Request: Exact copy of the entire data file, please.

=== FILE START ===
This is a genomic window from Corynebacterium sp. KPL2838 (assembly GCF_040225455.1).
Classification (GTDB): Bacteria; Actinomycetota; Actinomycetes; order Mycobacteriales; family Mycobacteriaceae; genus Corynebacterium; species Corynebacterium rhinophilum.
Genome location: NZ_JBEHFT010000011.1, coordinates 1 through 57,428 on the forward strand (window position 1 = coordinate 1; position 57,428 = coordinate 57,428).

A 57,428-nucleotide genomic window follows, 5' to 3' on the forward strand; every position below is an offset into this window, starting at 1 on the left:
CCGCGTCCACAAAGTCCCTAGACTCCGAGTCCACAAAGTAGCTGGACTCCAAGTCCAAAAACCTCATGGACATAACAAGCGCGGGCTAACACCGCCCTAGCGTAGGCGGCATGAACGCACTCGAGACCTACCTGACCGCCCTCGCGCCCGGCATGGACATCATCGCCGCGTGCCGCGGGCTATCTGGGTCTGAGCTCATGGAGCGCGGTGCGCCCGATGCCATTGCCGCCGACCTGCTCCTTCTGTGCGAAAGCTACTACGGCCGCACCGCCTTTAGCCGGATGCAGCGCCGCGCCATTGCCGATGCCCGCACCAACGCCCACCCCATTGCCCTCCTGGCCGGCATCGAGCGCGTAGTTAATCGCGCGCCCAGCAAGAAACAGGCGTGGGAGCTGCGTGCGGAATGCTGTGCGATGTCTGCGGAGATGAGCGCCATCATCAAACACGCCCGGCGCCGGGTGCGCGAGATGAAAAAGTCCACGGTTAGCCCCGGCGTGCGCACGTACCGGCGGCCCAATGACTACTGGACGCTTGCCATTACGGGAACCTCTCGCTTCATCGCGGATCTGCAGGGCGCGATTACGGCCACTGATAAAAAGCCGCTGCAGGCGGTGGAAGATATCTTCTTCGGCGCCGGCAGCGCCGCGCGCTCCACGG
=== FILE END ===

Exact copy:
This is a genomic window from Corynebacterium sp. KPL2838 (assembly GCF_040225455.1).
Classification (GTDB): Bacteria; Actinomycetota; Actinomycetes; order Mycobacteriales; family Mycobacteriaceae; genus Corynebacterium; species Corynebacterium rhinophilum.
Genome location: NZ_JBEHFT010000011.1, coordinates 1 through 57,428 on the forward strand (window position 1 = coordinate 1; position 57,428 = coordinate 57,428).

A 57,428-nucleotide genomic window follows, 5' to 3' on the forward strand; every position below is an offset into this window, starting at 1 on the left:
CCGCGTCCACAAAGTCCCTAGACTCCGAGTCCACAAAGTAGCTGGACTCCAAGTCCAAAAACCTCATGGACATAACAAGCGCGGGCTAACACCGCCCTAGCGTAGGCGGCATGAACGCACTCGAGACCTACCTGACCGCCCTCGCGCCCGGCATGGACATCATCGCCGCGTGCCGCGGGCTATCTGGGTCTGAGCTCATGGAGCGCGGTGCGCCCGATGCCATTGCCGCCGACCTGCTCCTTCTGTGCGAAAGCTACTACGGCCGCACCGCCTTTAGCCGGATGCAGCGCCGCGCCATTGCCGATGCCCGCACCAACGCCCACCCCATTGCCCTCCTGGCCGGCATCGAGCGCGTAGTTAATCGCGCGCCCAGCAAGAAACAGGCGTGGGAGCTGCGTGCGGAATGCTGTGCGATGTCTGCGGAGATGAGCGCCATCATCAAACACGCCCGGCGCCGGGTGCGCGAGATGAAAAAGTCCACGGTTAGCCCCGGCGTGCGCACGTACCGGCGGCCCAATGACTACTGGACGCTTGCCATTACGGGAACCTCTCGCTTCATCGCGGATCTGCAGGGCGCGATTACGGCCACTGATAAAAAGCCGCTGCAGGCGGTGGAAGATATCTTCTTCGGCGCCGGCAGCGCCGCGCGCTCCACGG